Let me offer you some advice. If you are serving on a land use board and have to visit a property, and the homeowner offers you a cookie or a drink, politely decline. If you have to attend the local Boy Scout dinner, buy your ticket. When it's not possible and you are there just to speak then you should decline to eat. If you are truly pressured to try someone's cooking, that may not be a gift, and it seems that it should be considered trivial. That is, of course, unless the Boy Scouts are seeking approval of their new headquarters, and the meal was prepared by a four star chef with rare ingredients just for you.
If you are offered tickets to a sporting event, decline the offer and buy your own ticket; and at the game, buy your own hot dog and beverages. Do not accept gifts from local developers or major tax payers. If it is hard to reject these gifts, make a municipal policy prohibiting this practice. Employees in Town Hall should be given clear instructions that holiday gift baskets are not to be accepted; and if received, should be turned over to local food banks or other such charities.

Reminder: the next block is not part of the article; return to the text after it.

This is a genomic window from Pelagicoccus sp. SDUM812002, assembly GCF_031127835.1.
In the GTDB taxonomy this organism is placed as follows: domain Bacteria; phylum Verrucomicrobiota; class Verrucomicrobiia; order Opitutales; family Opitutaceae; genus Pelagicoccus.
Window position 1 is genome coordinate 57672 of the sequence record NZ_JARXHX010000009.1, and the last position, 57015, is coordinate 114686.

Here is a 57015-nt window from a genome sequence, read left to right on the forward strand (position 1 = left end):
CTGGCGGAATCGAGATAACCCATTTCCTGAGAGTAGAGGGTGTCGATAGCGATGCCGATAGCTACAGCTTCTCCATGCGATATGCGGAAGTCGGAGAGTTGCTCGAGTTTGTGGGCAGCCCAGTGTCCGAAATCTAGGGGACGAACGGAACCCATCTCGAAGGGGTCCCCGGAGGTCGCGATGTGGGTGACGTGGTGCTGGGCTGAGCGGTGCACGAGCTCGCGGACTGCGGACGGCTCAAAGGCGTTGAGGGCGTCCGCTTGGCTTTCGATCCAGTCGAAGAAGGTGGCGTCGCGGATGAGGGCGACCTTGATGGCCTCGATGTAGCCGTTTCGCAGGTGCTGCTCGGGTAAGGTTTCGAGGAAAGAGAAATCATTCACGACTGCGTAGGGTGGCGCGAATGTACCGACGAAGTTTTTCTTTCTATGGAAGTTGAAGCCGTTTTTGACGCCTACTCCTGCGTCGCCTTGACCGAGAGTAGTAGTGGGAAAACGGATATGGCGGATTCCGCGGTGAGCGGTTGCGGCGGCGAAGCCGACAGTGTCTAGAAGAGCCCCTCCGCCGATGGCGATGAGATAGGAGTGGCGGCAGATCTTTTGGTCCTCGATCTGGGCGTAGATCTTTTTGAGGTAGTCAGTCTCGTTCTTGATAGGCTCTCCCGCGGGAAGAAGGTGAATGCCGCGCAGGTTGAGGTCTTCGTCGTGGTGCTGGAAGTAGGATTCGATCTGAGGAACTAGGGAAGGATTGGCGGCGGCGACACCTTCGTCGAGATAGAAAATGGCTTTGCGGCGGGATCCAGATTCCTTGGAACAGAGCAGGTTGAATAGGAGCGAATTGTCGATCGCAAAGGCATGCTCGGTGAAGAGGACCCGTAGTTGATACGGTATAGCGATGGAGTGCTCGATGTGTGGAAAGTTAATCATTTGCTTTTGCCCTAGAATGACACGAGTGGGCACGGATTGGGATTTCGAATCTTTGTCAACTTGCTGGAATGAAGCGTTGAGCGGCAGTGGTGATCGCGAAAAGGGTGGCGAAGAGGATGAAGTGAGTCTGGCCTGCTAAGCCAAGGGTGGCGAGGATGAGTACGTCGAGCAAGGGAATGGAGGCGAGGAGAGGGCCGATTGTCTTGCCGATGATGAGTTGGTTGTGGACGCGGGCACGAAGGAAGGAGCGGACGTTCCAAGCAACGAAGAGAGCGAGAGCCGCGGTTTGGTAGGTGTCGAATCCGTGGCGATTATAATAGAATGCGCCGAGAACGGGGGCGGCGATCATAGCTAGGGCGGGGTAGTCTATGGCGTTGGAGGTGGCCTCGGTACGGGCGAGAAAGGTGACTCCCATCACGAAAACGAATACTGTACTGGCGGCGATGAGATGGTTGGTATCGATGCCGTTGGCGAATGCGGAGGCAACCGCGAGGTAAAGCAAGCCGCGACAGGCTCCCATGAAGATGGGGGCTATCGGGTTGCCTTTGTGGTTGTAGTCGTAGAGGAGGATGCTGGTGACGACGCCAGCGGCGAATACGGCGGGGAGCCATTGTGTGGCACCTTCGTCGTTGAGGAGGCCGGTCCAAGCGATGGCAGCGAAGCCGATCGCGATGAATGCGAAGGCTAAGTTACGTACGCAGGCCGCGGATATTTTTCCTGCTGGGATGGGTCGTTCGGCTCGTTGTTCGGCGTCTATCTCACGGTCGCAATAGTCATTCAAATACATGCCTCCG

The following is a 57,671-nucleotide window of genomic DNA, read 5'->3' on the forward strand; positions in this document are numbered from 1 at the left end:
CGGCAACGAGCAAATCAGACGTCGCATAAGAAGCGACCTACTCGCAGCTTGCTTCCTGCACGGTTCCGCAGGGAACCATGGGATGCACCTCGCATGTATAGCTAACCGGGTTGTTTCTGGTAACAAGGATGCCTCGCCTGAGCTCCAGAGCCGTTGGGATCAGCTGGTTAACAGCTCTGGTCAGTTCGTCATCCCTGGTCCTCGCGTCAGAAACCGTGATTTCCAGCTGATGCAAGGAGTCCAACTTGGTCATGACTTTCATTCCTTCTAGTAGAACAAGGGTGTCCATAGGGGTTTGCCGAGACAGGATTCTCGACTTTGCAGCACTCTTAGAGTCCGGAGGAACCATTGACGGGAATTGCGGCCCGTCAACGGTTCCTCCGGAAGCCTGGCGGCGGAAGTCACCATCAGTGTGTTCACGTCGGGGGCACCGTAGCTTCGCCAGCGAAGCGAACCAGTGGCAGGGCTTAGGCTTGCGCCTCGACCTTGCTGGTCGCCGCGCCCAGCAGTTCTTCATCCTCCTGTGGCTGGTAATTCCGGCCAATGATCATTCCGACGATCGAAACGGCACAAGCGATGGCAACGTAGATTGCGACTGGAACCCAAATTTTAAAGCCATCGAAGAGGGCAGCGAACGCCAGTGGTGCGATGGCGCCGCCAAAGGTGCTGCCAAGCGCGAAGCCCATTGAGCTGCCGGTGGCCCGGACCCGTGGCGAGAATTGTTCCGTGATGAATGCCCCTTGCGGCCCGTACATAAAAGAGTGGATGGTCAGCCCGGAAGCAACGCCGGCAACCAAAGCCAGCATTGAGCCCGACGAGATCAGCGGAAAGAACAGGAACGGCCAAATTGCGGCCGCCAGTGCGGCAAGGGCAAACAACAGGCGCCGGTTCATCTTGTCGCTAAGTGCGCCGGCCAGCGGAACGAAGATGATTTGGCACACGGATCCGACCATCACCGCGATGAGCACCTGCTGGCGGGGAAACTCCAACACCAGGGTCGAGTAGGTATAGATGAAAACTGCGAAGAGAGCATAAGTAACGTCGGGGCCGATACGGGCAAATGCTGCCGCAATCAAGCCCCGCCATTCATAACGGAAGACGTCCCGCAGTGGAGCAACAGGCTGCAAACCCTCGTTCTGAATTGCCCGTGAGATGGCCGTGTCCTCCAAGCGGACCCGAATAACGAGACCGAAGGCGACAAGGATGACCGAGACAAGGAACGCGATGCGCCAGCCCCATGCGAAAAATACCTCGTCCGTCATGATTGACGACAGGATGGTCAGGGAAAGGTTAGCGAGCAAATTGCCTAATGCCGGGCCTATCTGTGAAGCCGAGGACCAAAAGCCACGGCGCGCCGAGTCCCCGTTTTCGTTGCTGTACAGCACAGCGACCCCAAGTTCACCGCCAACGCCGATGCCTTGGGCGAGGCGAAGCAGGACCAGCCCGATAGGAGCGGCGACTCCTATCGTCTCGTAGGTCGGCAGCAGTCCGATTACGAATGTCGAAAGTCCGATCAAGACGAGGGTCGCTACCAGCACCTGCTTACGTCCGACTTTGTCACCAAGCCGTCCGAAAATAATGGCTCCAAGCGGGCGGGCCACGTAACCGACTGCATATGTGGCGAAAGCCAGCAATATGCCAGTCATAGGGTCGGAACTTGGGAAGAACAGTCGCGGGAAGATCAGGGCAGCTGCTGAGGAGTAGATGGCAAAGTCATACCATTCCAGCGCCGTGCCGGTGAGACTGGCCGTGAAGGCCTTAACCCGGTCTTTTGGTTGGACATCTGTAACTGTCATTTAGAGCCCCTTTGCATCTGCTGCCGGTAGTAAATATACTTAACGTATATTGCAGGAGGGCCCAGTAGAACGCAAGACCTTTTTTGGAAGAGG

In September of 2010, the Governor's Task Force on Local Government Ethics suggested that all gifts given to the municipality should be disclosed when received, listing the value, purpose and the local government entity that used the gift. A different riff on this idea might be for public servants to report all gifts they personally receive within 30 days of receipt, disclosing from whom the gift was received and its value. Perhaps the law could be changed to create a rebuttable presumption that such a gift is a trivial benefit if disclosed.
Let me give you a test. A bank, with which your municipality does business, gives you four tickets to see the Four Tops or the Beach Boys. The value of those tickets is approximately $75 dollars each. Everyone is going to be there: your local party chairman and your favorite elected officials. You want to be invited, as you think it is critical to your political advancement. Here is the problem: four (4) tickets at $75 dollars will exceed the $200 dollar threshold, and you could wind up spending 10 years in prison. Do you still attend? More importantly, are you tempted?